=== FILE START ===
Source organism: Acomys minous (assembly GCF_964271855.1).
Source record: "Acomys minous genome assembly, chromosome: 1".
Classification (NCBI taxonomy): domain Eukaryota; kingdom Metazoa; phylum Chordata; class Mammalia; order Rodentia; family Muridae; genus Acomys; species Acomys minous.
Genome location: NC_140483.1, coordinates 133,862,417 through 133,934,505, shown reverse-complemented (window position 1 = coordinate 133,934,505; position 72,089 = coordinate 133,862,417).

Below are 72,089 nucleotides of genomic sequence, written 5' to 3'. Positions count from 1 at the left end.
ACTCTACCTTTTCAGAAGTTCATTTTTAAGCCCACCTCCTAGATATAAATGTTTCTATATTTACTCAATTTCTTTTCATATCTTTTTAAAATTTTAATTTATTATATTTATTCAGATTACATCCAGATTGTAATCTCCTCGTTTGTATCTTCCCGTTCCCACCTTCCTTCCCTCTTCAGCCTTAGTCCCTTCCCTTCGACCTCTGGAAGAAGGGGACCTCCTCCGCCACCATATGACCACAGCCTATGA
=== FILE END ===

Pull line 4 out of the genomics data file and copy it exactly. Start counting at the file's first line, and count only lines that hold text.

Genome location: NC_140483.1, coordinates 133,862,417 through 133,934,505, shown reverse-complemented (window position 1 = coordinate 133,934,505; position 72,089 = coordinate 133,862,417).